Chapter Three, My Prison Life, from Carpe Diem - Seize the Day, a Treatise on my Mental Health Experiences

Carpe Diem - Seize the Day ... A Treatise of my Mental Health Experiences
Dr. David J. Koehn Psychologist Fort Myers, Florida

Dr. David Koehn is a psychologist practicing in Fort Myers, FL. Dr. Koehn specializes in the treatment of mental health problems and helps people to cope with their mental illnesses. As a psychologist, Dr. Koehn evaluates and treats patients through a variety of methods, most typically being psychotherapy or talk therapy.... more

Chapter Three from Unpublished Manuscript entitled Carpe Diem – Seize the Day


Dr. David Koehn

My Prison Life

Rehabilitation - An Oxymoron


As a licensed clinical therapist I was inquisitive about what was going on in the prisons.  While semi-retired, I took a contracted position to provide psychological services for those who were in prison in the State of Florida.  I did this for a whole year.  I would travel up to the prisons in northern Florida and spend 4 ten hour days working there each week.  I would go up on Sunday afternoons and return on Thursday evening – it took five hours and around three hundred plus miles to get there and back.  I would stay in a hotel and travel back and forth between there and the prison.  Towards the end of my stint, I would go between three different prisons adding an additional three hundred sixty five miles in travel and six hours in travel time.  My friends on the tennis team would kid me that the prison would let me out for good behavior on the weekends.  The types of prisons I worked at were mostly medium correctional institutions and were all men.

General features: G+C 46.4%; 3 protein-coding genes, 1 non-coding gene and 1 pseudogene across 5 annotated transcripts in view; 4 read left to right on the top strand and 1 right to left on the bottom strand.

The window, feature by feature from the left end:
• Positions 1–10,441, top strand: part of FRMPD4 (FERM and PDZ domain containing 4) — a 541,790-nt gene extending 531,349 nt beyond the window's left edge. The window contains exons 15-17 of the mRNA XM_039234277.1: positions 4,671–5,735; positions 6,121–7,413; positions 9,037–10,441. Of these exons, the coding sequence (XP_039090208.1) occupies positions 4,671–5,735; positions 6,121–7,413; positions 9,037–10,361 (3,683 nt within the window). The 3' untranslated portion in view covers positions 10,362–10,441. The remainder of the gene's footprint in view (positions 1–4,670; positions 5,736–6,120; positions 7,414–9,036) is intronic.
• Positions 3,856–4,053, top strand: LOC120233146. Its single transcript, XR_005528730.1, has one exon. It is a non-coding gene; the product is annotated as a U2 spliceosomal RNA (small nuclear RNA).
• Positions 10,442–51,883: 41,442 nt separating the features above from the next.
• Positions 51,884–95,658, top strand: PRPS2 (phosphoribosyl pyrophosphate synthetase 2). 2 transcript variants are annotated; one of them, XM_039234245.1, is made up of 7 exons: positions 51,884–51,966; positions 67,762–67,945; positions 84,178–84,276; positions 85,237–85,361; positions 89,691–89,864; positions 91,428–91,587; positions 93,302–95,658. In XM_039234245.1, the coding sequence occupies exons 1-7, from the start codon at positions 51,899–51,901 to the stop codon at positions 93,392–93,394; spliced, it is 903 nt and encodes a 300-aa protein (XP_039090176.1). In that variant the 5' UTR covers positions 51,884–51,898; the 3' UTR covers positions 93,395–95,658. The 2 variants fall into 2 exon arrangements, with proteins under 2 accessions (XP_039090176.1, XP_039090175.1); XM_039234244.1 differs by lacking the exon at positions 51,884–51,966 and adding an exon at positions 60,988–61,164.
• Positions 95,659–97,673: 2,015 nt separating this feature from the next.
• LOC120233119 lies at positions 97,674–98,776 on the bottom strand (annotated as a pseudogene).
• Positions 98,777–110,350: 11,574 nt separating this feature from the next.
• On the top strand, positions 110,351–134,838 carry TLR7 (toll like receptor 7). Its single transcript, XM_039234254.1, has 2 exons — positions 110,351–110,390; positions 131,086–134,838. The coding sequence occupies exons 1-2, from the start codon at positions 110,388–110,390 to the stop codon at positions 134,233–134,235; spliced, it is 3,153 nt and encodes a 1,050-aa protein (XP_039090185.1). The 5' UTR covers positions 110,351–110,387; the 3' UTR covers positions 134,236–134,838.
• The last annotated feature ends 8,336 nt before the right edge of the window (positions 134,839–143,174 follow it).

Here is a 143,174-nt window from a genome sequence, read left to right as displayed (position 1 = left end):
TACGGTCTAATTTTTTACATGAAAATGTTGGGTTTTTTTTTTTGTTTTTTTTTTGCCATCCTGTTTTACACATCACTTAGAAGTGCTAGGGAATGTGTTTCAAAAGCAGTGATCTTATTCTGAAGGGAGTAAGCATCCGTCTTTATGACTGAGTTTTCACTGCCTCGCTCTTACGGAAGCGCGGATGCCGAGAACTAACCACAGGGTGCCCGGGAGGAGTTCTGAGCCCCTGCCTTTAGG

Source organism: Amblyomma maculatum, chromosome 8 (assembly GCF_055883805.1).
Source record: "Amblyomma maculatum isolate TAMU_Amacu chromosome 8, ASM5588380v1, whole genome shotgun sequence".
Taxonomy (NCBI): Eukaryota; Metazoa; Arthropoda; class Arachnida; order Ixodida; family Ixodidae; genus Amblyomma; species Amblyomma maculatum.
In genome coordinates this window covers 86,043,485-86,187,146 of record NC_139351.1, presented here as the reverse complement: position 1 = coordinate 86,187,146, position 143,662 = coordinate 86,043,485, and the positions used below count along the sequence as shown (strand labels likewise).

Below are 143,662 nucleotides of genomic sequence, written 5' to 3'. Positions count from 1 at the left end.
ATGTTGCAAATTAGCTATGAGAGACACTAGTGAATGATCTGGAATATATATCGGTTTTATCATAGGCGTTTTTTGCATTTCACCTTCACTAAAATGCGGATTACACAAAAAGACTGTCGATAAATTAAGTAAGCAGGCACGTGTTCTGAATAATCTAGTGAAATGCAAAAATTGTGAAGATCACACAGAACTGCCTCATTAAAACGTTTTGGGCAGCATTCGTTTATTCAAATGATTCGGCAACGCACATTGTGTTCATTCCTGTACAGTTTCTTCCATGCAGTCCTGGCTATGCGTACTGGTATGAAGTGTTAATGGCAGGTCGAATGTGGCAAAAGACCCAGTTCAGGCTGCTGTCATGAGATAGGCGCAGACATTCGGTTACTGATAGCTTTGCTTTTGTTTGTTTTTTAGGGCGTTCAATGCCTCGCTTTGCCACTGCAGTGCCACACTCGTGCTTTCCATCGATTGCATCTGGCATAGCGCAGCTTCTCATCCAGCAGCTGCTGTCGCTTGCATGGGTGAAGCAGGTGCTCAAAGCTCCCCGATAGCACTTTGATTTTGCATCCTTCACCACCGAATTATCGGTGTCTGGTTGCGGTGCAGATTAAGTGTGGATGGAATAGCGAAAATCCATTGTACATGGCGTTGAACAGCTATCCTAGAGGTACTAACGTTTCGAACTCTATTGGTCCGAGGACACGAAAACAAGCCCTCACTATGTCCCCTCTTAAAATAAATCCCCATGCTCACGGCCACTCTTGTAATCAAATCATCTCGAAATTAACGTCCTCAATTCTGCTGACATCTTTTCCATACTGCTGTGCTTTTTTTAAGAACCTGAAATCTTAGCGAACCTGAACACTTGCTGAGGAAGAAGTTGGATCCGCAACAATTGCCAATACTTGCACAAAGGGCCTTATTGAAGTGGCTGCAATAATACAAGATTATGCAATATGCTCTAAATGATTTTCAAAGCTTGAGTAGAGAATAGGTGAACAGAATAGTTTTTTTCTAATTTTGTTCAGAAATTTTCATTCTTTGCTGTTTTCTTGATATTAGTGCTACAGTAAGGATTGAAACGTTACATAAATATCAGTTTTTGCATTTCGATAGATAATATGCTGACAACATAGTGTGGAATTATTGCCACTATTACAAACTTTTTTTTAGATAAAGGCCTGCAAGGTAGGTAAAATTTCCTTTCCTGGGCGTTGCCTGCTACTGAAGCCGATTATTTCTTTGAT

The State of Florida like I assume many states has no interest in rehabilitating their prisoners.  The injustices that take place are way were worse than that depicted in the Netflix series, Orange is the New Black – now in its fifth season.  If you go into prison and you are not physically or mentally incapacitated you will be.   The food you would not feed to a dog – extremely processed, poor tasting and unhealthy.  The mental health services are contracted run and their only purpose is to provide case management with no therapy.  Documentation is done to “cover your ass.”   More time is spent recording what you did not do then recording what you did do.  There is no attention to continuity of care or quality of care.  The processes set up are so arduous, inefficient and ineffective that much wasted time is being spent doing the least amount that needs to be done.  Numerous outside audits are conducted and the only concern is whether you crossed your “T”s and doted your “I”s correctly.